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Lee County faces its second lawsuit from high-ranking paramedics who claim the county cheated them out of overtime pay and broke federal labor laws in the process.

Three captains in the county’s Emergency Medical Services department filed a federal lawsuit in June alleging the county arbitrarily reclassified their positions in 2008 to avoid paying them overtime, according to the lawsuit and their lawyer, James Brantley.

“I would assume it was done as a cost savings measures. I can’t imagine any other reason,” Brantley said. “You don’t have to pay people overtime, shift differential or holiday pay.”

In 2010, the county settled a similar lawsuit with 12 lieutenants for $37,000 plus an additional $21,000 in attorney’s fees. The county agreed to all the demands in that case, including a return to hourly wages for the lieutenants and pay and-half for overtime hours that were worked, according to court documents.

If the case goes to trial, EMS captains Christopher Sutton, Eileen Briscoe and David Wheaton will seek three years of overtime multiplied by two, Brantley said.

But first the three will have to prove the county intentionally violated labor laws, Brantley said.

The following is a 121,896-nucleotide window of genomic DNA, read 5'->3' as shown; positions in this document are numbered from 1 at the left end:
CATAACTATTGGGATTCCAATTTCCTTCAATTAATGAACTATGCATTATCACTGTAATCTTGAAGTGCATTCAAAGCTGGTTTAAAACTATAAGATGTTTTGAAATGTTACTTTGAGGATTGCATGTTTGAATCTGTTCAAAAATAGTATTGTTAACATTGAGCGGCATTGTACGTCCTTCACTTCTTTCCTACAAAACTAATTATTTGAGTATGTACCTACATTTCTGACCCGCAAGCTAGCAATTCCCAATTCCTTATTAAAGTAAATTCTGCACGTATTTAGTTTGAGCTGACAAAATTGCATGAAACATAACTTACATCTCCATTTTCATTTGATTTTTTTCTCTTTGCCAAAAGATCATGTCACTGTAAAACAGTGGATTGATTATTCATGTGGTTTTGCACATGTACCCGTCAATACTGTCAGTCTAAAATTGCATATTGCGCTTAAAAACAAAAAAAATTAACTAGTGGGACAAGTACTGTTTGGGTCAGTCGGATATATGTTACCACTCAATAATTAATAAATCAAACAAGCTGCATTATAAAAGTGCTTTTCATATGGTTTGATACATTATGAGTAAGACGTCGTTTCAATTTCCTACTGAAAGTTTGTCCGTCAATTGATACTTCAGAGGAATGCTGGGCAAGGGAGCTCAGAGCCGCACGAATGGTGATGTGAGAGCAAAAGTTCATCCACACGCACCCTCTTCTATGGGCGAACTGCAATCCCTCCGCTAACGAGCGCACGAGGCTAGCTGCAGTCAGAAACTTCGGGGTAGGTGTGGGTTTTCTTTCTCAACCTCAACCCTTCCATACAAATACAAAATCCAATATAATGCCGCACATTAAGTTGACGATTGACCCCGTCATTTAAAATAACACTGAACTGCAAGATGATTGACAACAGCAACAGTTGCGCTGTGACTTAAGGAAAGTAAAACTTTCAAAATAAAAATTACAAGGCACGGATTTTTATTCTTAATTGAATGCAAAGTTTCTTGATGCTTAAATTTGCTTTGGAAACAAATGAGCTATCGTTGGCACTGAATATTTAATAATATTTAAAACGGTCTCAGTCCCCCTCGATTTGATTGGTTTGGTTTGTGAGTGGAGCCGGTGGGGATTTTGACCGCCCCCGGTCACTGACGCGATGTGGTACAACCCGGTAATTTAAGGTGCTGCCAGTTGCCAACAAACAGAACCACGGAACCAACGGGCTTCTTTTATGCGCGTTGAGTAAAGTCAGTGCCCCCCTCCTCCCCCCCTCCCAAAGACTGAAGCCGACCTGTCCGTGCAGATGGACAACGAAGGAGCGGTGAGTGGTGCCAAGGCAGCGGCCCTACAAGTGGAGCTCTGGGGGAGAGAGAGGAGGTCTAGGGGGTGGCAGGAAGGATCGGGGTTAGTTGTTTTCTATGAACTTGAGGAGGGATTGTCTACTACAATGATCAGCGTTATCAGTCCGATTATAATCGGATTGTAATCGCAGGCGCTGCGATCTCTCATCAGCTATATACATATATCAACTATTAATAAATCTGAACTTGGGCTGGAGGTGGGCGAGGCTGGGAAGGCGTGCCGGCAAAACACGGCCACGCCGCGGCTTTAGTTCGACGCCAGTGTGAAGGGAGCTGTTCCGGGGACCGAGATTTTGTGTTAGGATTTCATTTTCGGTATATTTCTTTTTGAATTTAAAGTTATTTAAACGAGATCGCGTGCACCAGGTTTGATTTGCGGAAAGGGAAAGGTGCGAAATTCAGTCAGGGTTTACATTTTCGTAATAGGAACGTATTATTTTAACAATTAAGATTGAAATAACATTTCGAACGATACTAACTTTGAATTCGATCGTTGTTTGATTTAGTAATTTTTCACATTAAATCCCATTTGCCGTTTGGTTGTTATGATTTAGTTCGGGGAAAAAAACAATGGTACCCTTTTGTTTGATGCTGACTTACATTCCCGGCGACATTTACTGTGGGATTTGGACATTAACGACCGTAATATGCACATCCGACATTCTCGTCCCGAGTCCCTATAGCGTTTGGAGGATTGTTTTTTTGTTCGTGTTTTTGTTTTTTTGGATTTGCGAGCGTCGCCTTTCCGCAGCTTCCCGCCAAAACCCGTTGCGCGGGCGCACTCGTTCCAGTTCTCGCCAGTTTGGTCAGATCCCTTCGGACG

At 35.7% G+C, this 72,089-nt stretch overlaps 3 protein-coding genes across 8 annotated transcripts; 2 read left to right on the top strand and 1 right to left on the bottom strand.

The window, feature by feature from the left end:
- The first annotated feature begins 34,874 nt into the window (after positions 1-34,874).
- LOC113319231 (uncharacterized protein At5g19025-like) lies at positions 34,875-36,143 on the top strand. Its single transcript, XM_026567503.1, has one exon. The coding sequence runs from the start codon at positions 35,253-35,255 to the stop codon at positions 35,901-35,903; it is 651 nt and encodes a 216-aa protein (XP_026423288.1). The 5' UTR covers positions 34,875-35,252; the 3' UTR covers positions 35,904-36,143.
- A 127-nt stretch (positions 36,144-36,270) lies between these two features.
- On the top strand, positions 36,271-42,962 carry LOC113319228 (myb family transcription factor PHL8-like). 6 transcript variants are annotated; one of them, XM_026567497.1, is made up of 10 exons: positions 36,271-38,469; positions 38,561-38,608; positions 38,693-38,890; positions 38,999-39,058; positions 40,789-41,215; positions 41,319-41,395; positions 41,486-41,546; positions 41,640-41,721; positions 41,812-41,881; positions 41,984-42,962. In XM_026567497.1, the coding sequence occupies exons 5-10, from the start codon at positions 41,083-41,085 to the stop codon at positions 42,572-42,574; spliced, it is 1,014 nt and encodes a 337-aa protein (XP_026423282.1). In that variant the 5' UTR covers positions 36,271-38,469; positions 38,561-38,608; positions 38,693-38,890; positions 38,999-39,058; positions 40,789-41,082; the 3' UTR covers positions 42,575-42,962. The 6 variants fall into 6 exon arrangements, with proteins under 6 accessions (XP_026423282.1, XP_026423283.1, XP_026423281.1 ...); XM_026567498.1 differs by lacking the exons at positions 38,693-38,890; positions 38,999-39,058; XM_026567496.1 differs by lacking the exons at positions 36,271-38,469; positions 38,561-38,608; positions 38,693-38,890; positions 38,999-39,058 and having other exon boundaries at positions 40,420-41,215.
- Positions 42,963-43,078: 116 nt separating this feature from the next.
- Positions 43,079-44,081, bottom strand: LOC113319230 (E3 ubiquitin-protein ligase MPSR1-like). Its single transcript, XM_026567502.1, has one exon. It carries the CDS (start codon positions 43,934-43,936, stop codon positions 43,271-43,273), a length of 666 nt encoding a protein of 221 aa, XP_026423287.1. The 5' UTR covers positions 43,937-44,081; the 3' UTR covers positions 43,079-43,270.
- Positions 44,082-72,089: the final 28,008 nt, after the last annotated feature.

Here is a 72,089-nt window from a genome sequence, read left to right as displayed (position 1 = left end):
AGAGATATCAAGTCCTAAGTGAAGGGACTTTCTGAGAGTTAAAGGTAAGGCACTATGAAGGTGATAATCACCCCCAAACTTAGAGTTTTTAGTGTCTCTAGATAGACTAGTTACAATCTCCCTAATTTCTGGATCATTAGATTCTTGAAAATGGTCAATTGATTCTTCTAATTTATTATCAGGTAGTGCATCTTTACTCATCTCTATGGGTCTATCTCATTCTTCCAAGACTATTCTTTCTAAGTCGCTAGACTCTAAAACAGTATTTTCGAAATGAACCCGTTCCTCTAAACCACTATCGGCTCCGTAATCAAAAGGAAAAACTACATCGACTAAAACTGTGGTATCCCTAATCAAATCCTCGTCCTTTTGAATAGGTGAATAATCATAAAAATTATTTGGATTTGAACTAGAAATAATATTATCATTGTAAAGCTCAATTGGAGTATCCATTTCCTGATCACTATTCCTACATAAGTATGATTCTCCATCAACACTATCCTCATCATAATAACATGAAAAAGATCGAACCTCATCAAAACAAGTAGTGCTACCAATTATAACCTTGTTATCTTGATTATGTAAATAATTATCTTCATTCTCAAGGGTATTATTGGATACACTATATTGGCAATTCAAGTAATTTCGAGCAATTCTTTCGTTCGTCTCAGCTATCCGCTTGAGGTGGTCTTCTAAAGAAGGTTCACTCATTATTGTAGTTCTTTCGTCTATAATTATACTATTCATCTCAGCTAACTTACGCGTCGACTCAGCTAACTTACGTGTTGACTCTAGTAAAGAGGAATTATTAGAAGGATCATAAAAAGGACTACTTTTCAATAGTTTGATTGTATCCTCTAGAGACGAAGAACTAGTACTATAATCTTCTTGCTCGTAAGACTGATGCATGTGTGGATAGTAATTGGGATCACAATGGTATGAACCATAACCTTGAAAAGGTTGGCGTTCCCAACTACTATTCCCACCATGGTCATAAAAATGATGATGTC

The assistant county attorney handling the case, John Turner, did not return calls for comment Thursday and Friday. County Attorney Michael Hunt referred questions to Turner.

In court documents, the county denied overtime pay was wrongly withheld.

But according to Brantley, the three captains received the same pay and their duties remained identical when the county switched them to salary and stopped paying them overtime.

Sutton was one of the lieutenants who received a payout as part of the 2010 settlement. The county gave him $1,361, according to court documents.

He later rose in rank, Brantley said.

“Subsequently to that he got promoted to captain and the county for whatever reason decided that the position was exempt,” Brantley said.

Calls to Public Safety Director John Wilson were referred to county administration Thursday.

On Friday, Wilson abruptly retired in the aftermath of Medstar. His second-in-command, EMS Chief Kim Dickerson also was placed on administrative leave, as the county probes what went wrong with the medical flight program.

Assistant County Manager Holly Schwartz did not return requests for comment.

Brantley said he hopes to settle the lawsuit before it goes to court.

“We remain optimistic that we’ll be able to work this out with the county,” Brantley said.

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